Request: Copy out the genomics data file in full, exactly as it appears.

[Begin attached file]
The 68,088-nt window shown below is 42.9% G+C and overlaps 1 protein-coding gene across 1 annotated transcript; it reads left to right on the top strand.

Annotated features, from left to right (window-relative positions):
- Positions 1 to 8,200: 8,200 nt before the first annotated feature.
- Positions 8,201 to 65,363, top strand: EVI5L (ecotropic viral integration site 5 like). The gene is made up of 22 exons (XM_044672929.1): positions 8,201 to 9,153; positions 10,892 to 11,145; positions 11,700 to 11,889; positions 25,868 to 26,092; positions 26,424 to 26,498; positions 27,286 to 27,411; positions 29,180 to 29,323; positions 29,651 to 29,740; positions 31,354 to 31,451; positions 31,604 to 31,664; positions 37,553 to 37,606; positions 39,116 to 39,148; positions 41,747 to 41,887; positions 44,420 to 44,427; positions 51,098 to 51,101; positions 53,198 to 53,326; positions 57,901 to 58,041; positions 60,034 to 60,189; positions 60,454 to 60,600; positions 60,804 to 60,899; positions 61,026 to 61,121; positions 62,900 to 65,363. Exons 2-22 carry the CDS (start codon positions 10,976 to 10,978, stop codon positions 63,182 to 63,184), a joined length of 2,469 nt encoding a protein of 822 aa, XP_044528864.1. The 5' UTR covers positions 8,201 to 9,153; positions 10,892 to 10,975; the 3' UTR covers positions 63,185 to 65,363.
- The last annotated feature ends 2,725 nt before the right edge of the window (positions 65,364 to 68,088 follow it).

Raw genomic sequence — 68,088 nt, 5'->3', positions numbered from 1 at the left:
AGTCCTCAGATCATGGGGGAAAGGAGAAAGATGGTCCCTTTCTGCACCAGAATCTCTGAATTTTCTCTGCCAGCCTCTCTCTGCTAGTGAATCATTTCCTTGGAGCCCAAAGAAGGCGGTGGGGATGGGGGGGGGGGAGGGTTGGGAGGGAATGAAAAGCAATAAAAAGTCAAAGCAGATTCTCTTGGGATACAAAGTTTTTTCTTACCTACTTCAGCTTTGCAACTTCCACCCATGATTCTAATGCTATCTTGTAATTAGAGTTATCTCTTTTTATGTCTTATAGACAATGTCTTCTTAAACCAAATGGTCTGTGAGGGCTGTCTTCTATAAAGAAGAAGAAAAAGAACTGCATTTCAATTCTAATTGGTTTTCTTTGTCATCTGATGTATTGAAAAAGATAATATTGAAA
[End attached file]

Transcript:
The 68,088-nt window shown below is 42.9% G+C and overlaps 1 protein-coding gene across 1 annotated transcript; it reads left to right on the top strand.

Annotated features, from left to right (window-relative positions):
- Positions 1 to 8,200: 8,200 nt before the first annotated feature.
- Positions 8,201 to 65,363, top strand: EVI5L (ecotropic viral integration site 5 like). The gene is made up of 22 exons (XM_044672929.1): positions 8,201 to 9,153; positions 10,892 to 11,145; positions 11,700 to 11,889; positions 25,868 to 26,092; positions 26,424 to 26,498; positions 27,286 to 27,411; positions 29,180 to 29,323; positions 29,651 to 29,740; positions 31,354 to 31,451; positions 31,604 to 31,664; positions 37,553 to 37,606; positions 39,116 to 39,148; positions 41,747 to 41,887; positions 44,420 to 44,427; positions 51,098 to 51,101; positions 53,198 to 53,326; positions 57,901 to 58,041; positions 60,034 to 60,189; positions 60,454 to 60,600; positions 60,804 to 60,899; positions 61,026 to 61,121; positions 62,900 to 65,363. Exons 2-22 carry the CDS (start codon positions 10,976 to 10,978, stop codon positions 63,182 to 63,184), a joined length of 2,469 nt encoding a protein of 822 aa, XP_044528864.1. The 5' UTR covers positions 8,201 to 9,153; positions 10,892 to 10,975; the 3' UTR covers positions 63,185 to 65,363.
- The last annotated feature ends 2,725 nt before the right edge of the window (positions 65,364 to 68,088 follow it).

Raw genomic sequence — 68,088 nt, 5'->3', positions numbered from 1 at the left:
AGTCCTCAGATCATGGGGGAAAGGAGAAAGATGGTCCCTTTCTGCACCAGAATCTCTGAATTTTCTCTGCCAGCCTCTCTCTGCTAGTGAATCATTTCCTTGGAGCCCAAAGAAGGCGGTGGGGATGGGGGGGGGGGAGGGTTGGGAGGGAATGAAAAGCAATAAAAAGTCAAAGCAGATTCTCTTGGGATACAAAGTTTTTTCTTACCTACTTCAGCTTTGCAACTTCCACCCATGATTCTAATGCTATCTTGTAATTAGAGTTATCTCTTTTTATGTCTTATAGACAATGTCTTCTTAAACCAAATGGTCTGTGAGGGCTGTCTTCTATAAAGAAGAAGAAAAAGAACTGCATTTCAATTCTAATTGGTTTTCTTTGTCATCTGATGTATTGAAAAAGATAATATTGAAA